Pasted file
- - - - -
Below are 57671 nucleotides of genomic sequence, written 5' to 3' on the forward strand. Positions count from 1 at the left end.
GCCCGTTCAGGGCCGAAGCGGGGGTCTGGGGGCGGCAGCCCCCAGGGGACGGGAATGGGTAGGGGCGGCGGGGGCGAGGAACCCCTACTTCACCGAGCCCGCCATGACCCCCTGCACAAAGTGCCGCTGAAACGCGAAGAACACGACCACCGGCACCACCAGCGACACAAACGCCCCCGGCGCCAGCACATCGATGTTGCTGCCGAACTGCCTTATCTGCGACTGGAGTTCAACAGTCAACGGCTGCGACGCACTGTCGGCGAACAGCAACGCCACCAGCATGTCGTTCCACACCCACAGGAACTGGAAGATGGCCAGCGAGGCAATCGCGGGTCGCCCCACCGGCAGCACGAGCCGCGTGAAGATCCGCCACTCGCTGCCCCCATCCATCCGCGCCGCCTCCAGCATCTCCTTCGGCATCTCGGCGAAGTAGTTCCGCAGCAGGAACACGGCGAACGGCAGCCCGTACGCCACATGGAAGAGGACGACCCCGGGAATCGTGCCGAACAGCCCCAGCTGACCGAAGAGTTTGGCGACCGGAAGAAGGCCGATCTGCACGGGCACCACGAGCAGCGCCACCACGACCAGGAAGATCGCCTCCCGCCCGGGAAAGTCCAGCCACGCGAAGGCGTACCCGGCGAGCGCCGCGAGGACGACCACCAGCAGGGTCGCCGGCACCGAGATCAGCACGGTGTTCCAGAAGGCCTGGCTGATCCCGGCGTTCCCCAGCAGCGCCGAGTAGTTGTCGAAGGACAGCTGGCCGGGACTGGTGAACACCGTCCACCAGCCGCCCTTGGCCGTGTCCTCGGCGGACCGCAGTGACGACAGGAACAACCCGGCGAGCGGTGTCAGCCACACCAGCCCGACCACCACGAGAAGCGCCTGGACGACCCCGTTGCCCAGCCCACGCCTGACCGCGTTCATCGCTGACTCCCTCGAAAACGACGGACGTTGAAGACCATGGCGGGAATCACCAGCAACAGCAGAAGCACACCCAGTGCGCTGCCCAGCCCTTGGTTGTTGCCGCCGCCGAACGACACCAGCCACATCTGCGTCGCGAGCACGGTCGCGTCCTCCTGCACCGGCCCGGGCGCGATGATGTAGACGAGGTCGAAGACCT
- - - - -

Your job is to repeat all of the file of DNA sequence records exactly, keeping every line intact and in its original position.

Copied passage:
Below are 57671 nucleotides of genomic sequence, written 5' to 3' on the forward strand. Positions count from 1 at the left end.
GCCCGTTCAGGGCCGAAGCGGGGGTCTGGGGGCGGCAGCCCCCAGGGGACGGGAATGGGTAGGGGCGGCGGGGGCGAGGAACCCCTACTTCACCGAGCCCGCCATGACCCCCTGCACAAAGTGCCGCTGAAACGCGAAGAACACGACCACCGGCACCACCAGCGACACAAACGCCCCCGGCGCCAGCACATCGATGTTGCTGCCGAACTGCCTTATCTGCGACTGGAGTTCAACAGTCAACGGCTGCGACGCACTGTCGGCGAACAGCAACGCCACCAGCATGTCGTTCCACACCCACAGGAACTGGAAGATGGCCAGCGAGGCAATCGCGGGTCGCCCCACCGGCAGCACGAGCCGCGTGAAGATCCGCCACTCGCTGCCCCCATCCATCCGCGCCGCCTCCAGCATCTCCTTCGGCATCTCGGCGAAGTAGTTCCGCAGCAGGAACACGGCGAACGGCAGCCCGTACGCCACATGGAAGAGGACGACCCCGGGAATCGTGCCGAACAGCCCCAGCTGACCGAAGAGTTTGGCGACCGGAAGAAGGCCGATCTGCACGGGCACCACGAGCAGCGCCACCACGACCAGGAAGATCGCCTCCCGCCCGGGAAAGTCCAGCCACGCGAAGGCGTACCCGGCGAGCGCCGCGAGGACGACCACCAGCAGGGTCGCCGGCACCGAGATCAGCACGGTGTTCCAGAAGGCCTGGCTGATCCCGGCGTTCCCCAGCAGCGCCGAGTAGTTGTCGAAGGACAGCTGGCCGGGACTGGTGAACACCGTCCACCAGCCGCCCTTGGCCGTGTCCTCGGCGGACCGCAGTGACGACAGGAACAACCCGGCGAGCGGTGTCAGCCACACCAGCCCGACCACCACGAGAAGCGCCTGGACGACCCCGTTGCCCAGCCCACGCCTGACCGCGTTCATCGCTGACTCCCTCGAAAACGACGGACGTTGAAGACCATGGCGGGAATCACCAGCAACAGCAGAAGCACACCCAGTGCGCTGCCCAGCCCTTGGTTGTTGCCGCCGCCGAACGACACCAGCCACATCTGCGTCGCGAGCACGGTCGCGTCCTCCTGCACCGGCCCGGGCGCGATGATGTAGACGAGGTCGAAGACCT